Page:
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Thread: Why glycolysis in the liver?

  1. #1 Why glycolysis in the liver? 
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    Hello everyone,

    I have a very basic question I guess, but it's really teasing me, so any help would be much appreciated.

    I know that the liver is able to perfrom both glycolysis and gluconeogenesis. Now it's understandable, that it needs to perform gluconeogenesis as to maintain the cori cycle for example. And as we all now, the liver's role is also to maintain the blood sugar level, by transporting glucose to the blood. With that said, why would it then be able to perform glycolysis?

    I am guessing, that it's because it needs to generate ATP as to maintain it self?


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  3. #2  
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    It's not just in the liver.

    If you check the Glycolysis in Disease heading on the wiki page Glycolysis - Wikipedia, the free encyclopedia you'll see that it's involved in all sorts of processes in all sorts of cells.


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  4. #3  
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    I'm aware of that and that's kind of my point. It's clear to me, that the muscles let's say, performs glycolysis in order to generate ATP used for muscle contraction for example. But whats the purpose of glycolysis in the liver? Does it need ATP to maintain itself or what?
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    Glycolysis is a fundamental metabolic process occurring in all cells of the body. It is an important first step in cellular respiration as well many of its intermediate metabolites linking up with many biosynthetic pathways. It's an essential pathway in the life of a cell.
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  6. #5  
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    Quote Originally Posted by Zwirko View Post
    Glycolysis is a fundamental metabolic process occurring in all cells of the body. It is an important first step in cellular respiration as well many of its intermediate metabolites linking up with many biosynthetic pathways. It's an essential pathway in the life of a cell.
    Like he said.
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  7. #6  
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    Quote Originally Posted by mntsh View Post
    I'm aware of that and that's kind of my point. It's clear to me, that the muscles let's say, performs glycolysis in order to generate ATP used for muscle contraction for example. But whats the purpose of glycolysis in the liver? Does it need ATP to maintain itself or what?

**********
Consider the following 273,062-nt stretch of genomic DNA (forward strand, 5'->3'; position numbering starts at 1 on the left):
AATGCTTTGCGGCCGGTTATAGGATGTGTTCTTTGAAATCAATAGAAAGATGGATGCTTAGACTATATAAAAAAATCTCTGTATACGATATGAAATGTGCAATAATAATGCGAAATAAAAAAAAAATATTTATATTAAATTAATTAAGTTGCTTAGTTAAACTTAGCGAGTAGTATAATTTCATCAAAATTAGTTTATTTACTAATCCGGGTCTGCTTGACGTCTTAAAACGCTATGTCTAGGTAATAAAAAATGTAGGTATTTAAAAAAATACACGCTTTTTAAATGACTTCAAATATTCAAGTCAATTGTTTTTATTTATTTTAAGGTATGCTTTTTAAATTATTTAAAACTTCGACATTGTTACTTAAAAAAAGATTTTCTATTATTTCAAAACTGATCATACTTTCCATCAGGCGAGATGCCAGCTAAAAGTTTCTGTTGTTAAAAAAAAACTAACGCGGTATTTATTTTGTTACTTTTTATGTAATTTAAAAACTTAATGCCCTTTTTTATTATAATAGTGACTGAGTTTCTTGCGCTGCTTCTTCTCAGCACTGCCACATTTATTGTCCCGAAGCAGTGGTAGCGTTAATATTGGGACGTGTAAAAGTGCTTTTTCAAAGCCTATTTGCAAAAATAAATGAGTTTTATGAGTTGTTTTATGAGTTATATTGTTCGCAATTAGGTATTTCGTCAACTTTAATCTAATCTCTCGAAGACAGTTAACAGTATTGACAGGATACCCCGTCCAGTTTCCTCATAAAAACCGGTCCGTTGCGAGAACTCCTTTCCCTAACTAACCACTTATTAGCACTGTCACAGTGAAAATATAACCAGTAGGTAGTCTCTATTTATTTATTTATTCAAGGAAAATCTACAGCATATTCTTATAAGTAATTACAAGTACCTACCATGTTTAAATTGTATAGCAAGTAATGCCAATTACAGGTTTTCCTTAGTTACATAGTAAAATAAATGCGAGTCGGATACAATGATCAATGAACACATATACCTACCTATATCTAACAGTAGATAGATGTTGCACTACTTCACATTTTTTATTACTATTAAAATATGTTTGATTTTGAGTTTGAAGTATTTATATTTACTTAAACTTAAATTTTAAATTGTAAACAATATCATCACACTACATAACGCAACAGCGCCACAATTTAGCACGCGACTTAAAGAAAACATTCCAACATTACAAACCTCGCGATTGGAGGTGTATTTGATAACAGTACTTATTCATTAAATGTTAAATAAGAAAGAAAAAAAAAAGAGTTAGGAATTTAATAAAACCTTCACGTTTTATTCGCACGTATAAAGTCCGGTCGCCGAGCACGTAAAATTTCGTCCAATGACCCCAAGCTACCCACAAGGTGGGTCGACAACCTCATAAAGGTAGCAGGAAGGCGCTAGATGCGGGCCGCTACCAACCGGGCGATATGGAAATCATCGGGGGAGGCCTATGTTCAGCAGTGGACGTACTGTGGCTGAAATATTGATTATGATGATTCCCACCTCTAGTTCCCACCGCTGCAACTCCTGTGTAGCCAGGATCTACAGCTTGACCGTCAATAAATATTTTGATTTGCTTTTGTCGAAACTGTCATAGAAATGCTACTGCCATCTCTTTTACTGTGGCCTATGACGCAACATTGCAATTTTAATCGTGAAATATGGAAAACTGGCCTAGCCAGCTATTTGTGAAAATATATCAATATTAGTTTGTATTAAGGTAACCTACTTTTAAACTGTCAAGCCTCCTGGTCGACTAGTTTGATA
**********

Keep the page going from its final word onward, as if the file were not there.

Your question is a clever question wrapped up in a simple question, in my opinion. Also in my opinion, undoubtedly the liver would benefit from ATP for its own use by the glycolysis pathway but surely Kreb's Cycle releases far more ATP after the pyruvate is fully metabolised?

    Animation: How Glycolysis Works

    Animation: How the Krebs Cycle Works (Quiz 1)

    Bearing in mind the 100 or so biochemical functions performed by the liver which would be in need of chemical potential energy in the form of ATP, I would also expect a higher number of mitochondria per cell than less biochemicaly active cells, and this seems to be the case:
    The number of mitochondria per cell varies widely; for example, in humans, erythrocytes (red blood cells) do not contain any mitochondria, whereas liver cells and muscle cells may contain hundreds or even thousands. Mitochondria are unlike other cellular organelles in that they have two distinct membranesand a unique genome and reproduce by binary fission; these features indicate that mitochondria share an evolutionary past with prokaryotes(single-celled organisms).
    mitochondrion (biology) -- Britannica Online Encyclopedia
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  8. #7  
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    Thank you for your answers, especially jimmy, it's quite clear to me now When I think about it, an example could be the signaling pathways which also require ATP in a number of phosphorylation. I guess I was just being to narrow minded when considering the ATP usage and only relating it to muscle contraction or other simple processes
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